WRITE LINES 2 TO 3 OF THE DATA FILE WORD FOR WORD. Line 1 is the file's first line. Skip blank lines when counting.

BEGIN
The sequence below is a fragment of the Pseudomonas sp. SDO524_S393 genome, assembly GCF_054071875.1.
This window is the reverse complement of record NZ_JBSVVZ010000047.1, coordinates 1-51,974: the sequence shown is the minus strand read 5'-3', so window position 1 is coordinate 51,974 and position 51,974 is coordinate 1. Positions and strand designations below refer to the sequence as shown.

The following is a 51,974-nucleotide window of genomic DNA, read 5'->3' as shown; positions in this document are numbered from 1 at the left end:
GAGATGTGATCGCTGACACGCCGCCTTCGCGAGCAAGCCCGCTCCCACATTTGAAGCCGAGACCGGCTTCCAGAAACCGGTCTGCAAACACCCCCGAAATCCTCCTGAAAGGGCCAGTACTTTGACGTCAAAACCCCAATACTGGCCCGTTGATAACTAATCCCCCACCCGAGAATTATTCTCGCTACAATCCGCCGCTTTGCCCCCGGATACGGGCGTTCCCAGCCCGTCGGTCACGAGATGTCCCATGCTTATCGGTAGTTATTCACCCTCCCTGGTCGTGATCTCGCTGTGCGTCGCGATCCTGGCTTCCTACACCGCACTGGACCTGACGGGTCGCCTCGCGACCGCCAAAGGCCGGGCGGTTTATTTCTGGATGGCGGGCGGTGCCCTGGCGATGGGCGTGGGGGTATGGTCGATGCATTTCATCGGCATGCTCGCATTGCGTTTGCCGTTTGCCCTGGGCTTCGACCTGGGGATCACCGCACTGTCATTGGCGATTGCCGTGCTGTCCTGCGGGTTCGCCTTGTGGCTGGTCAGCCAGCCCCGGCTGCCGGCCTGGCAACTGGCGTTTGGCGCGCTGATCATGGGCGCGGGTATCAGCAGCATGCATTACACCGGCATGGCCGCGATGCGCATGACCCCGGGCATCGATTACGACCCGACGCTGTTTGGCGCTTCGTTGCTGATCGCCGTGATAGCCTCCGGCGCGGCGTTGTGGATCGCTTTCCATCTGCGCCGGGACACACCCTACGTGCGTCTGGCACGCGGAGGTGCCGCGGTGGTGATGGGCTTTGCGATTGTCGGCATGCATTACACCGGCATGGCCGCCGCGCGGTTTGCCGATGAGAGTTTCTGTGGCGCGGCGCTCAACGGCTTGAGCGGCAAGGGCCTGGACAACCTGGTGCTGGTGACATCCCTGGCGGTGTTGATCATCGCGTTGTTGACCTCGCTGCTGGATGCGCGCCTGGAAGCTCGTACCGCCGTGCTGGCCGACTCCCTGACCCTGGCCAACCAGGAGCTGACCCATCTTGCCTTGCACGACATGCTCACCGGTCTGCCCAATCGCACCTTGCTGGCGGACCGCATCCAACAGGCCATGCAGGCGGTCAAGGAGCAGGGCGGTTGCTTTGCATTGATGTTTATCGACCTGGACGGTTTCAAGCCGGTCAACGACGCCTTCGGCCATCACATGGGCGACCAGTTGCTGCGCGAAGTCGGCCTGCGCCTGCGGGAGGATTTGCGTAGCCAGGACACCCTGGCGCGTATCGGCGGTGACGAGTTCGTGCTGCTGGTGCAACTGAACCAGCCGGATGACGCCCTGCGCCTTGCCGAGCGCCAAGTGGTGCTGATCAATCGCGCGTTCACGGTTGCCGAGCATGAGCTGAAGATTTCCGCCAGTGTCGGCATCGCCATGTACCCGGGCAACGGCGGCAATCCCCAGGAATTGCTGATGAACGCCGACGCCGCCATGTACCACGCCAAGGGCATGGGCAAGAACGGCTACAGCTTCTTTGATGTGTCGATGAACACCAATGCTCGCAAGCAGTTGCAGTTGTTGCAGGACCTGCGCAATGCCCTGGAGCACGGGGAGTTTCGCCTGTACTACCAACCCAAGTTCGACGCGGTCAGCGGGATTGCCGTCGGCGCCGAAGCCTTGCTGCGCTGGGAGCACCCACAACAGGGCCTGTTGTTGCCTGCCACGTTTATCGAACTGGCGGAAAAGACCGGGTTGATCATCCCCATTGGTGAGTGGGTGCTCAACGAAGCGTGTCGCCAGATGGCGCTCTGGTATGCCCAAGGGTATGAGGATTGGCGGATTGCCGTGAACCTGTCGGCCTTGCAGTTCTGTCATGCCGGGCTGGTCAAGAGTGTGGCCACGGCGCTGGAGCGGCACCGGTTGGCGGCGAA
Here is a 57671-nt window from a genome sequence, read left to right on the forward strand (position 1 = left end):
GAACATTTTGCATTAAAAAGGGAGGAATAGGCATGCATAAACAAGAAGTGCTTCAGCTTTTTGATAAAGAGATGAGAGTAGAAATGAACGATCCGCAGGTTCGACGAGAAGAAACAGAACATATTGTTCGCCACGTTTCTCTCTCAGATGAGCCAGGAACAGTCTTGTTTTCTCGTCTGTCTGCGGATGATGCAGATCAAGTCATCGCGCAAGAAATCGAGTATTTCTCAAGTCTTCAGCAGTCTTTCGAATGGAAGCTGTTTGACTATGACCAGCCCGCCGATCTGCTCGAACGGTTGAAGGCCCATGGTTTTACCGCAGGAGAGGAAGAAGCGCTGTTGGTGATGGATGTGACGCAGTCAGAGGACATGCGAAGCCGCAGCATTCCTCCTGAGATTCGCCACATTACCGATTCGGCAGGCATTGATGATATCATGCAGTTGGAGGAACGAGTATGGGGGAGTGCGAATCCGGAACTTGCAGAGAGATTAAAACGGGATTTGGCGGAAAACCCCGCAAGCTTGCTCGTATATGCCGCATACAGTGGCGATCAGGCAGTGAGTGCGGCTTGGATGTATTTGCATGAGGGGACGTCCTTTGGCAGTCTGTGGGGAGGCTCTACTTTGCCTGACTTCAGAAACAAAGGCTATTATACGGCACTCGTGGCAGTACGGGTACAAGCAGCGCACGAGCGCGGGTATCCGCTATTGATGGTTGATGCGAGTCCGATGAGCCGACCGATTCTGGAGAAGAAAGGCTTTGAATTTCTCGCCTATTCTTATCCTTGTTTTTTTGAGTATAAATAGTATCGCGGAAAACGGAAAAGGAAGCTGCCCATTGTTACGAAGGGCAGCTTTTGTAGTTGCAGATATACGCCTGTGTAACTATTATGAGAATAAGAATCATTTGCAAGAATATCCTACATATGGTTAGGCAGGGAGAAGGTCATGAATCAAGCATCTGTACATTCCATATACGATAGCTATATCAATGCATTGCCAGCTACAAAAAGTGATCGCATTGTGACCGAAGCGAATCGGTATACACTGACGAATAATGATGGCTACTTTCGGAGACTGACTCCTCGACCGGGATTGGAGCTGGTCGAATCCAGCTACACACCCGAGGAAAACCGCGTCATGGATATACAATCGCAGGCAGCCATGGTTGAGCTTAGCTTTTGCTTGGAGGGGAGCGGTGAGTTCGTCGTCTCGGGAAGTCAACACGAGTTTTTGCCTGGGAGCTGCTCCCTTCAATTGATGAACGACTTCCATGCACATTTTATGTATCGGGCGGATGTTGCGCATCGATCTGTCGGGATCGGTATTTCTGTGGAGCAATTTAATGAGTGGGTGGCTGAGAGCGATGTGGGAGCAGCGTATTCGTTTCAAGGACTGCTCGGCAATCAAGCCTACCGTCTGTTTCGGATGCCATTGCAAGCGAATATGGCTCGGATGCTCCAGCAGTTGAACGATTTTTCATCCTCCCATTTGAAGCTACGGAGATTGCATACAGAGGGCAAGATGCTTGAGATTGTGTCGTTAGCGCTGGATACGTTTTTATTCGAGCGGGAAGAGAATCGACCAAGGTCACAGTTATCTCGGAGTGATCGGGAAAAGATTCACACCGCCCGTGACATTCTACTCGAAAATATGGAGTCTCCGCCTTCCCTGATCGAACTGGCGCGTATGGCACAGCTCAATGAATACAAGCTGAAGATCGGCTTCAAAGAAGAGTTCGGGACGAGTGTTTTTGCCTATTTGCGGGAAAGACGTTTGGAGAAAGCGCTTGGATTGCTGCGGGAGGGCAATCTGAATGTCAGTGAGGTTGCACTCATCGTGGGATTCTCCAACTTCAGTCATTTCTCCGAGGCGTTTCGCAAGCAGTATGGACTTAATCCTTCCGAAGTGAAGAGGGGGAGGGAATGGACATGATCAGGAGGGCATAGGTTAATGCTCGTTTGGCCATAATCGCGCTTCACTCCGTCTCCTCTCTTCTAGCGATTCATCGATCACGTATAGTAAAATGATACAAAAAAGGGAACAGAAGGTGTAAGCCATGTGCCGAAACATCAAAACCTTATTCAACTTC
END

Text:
This window is the reverse complement of record NZ_JBSVVZ010000047.1, coordinates 1-51,974: the sequence shown is the minus strand read 5'-3', so window position 1 is coordinate 51,974 and position 51,974 is coordinate 1. Positions and strand designations below refer to the sequence as shown.

The following is a 51,974-nucleotide window of genomic DNA, read 5'->3' as shown; positions in this document are numbered from 1 at the left end: